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Thread: Philosophical musings of science, reality, blind men and elephants

  1. #121
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    Quote Originally Posted by Len Moran View Post
    On the face of it, I really would describe your perspective as being that of radical idealism – but you consistently insist on not ascribing that label to yourself yet you never take on even a hint of realism.
    Indeed, there is no hint of realism. But realism and idealism do not exhaust the possibilities, and in fact I don't like either of them because they both make a claim on mind-independent reality that I claim is incoherent. Realism claims that mind-independent reality is everything that is real, and mind-dependent reality is the null set. Idealism claims that mind-dependent reality is everything and mind-independent reality is the null set. I'm saying mind-dependent reality is all we can talk about, all we can learn about, and all we mean by the word "reality", whereas mind-independent reality is a meaningless notion. Not the null set, mind you, but meaningless, which is something quite different. I suspect there does have to be "something" outside of mind-dependent reality, but what it is we can say nothing about, hang no words on beyond a single meaningless label, and then leave totally alone. We certainly cannot say that mind-dependent reality is everything, or that we create mind-dependent reality out of nothing, because we have no idea-- we simply cannot make any claims about anything that is outside mind-dependent reality. Indeed, we should spend no effort or thought whatsoever on anything outside mind-dependent reality, not because we claim it doesn't exist, but because we know we can say nothing about it, find no attributes that it satisfies, or make any logical claims on it whatsoever, as any of those acts are entirely reserved, by definition, for mind-dependent reality.
    This approach seems to legitimately enable science to proceed with investigating mind dependent reality (as per radical idealism) as if it constituted all of reality rendering any question that a small or large chunk of mind dependent reality owes its structure to "something” outside of mind dependent reality as being a non question.
    Right, or perhaps more accurately, a non-scientific, non-linguistic, and non-philosophical question, as all those things invoke the tools of the mind. We can allow other areas of inquiry, like religion, to hold any view they wish on mind-independent reality, as they are not beholden to the requirements of logical and perceptual consistency.
    I would prefer to say that science can investigate mind dependent reality but has no capability whatsoever to investigate an indescribable structure which can be philosophically inferred within mind dependent reality as being independent of mind dependent reality and having an indescribable (through science or language) connection to mind dependent reality manifesting itself within mind dependent reality as a large or small influence. That for me places the applicability of science (and language) in the context of nature with and without humans and legitimately connects idealism with a valid hint of realism. I would call that philosophical stance Open Realism.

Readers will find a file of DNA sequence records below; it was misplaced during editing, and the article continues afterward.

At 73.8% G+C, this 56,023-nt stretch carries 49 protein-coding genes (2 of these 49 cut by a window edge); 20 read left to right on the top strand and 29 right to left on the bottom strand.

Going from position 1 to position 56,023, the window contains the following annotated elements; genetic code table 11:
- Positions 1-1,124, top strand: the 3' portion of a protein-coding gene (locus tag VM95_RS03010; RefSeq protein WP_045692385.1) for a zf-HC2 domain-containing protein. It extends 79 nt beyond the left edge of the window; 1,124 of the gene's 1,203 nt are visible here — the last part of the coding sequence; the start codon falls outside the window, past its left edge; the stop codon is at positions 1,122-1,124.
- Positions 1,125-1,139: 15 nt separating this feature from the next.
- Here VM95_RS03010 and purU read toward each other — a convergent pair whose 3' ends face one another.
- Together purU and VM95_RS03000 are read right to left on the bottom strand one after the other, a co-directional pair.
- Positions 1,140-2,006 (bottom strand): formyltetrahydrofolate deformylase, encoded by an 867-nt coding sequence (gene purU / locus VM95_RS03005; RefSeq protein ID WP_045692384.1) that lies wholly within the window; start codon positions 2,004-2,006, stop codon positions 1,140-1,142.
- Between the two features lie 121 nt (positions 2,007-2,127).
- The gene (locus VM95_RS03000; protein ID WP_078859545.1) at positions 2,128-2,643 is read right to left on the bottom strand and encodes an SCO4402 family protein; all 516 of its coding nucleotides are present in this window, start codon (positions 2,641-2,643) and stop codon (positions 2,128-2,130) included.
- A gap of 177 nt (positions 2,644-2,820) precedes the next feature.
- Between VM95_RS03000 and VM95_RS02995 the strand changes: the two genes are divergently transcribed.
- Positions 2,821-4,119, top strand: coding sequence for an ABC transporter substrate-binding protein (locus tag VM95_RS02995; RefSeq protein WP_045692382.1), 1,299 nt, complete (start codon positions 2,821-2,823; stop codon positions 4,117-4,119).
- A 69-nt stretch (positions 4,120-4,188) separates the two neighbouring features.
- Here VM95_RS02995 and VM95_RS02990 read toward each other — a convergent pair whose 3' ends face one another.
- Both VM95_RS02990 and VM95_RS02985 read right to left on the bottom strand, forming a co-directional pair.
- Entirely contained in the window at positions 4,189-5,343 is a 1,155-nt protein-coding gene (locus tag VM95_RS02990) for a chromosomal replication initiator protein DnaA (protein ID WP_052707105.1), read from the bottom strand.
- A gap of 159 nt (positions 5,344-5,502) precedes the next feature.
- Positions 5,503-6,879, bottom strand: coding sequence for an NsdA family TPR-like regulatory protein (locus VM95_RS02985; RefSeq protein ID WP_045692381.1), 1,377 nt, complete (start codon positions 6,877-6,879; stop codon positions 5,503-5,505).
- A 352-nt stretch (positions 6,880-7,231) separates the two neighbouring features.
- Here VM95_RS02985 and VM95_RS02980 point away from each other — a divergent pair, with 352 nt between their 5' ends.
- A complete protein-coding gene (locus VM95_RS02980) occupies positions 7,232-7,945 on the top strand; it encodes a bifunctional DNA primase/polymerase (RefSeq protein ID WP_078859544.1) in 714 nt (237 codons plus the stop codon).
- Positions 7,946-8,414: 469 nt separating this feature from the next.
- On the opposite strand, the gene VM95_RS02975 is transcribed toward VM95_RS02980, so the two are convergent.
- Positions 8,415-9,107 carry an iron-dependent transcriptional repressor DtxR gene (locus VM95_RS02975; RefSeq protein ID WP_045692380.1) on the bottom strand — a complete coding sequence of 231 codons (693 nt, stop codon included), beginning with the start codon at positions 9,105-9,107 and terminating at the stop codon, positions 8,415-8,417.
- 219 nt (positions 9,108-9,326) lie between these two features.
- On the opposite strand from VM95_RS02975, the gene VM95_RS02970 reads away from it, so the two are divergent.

Yes, we are not really that far apart, but I say that the tenuous connection you wish to retain between mind-independent reality and philosophy cannot be supported, expressly because of that indescribability problem, which philosophy must reject as incoherent within the rules of logical discourse. Also, you still want to reserve the term "realism" for claims on reality outside the mind, but I say any such claim is coming from a mind, so that kind of meaning of "realism" is internally inconsistent. Hence, ironically, I claim my stance is the only "realistic" one available.

  2. #122
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    Ken, if I am standing under mountain and a boulder comes tumbling towards me, am I supposed to say to myself, "not to worry that is amind dependent reality and I can't really prove that it is coming towards me"?

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    Quote Originally Posted by gzhpcu View Post
    Ken, if I am standing under mountain and a boulder comes tumbling towards me, am I supposed to say to myself, "not to worry that is amind dependent reality and I can't really prove that it is coming towards me"?
    Why on Earth would you do that? It is mind-dependent reality in which your mind exists, so if you want to keep your mind existing, I suggest you use your mind to tell those things you conceptualize as your two legs to do what you imagine is stepping out of the way of that thing you conceptualize, in your mind, as a boulder. After all, your mind has noticed certain consistencies in how mind-dependent reality behaves.

    You cannot find any flaws in my stance, it's perfectly rock solid.

  4. #124
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    Quote Originally Posted by Ken G View Post
    Why on Earth would you do that? It is mind-dependent reality in which your mind exists, so if you want to keep your mind existing, I suggest you use your mind to tell those things you conceptualize as your two legs to do what you imagine is stepping out of the way of that thing you conceptualize, in your mind, as a boulder. After all, your mind has noticed certain consistencies in how mind-dependent reality behaves.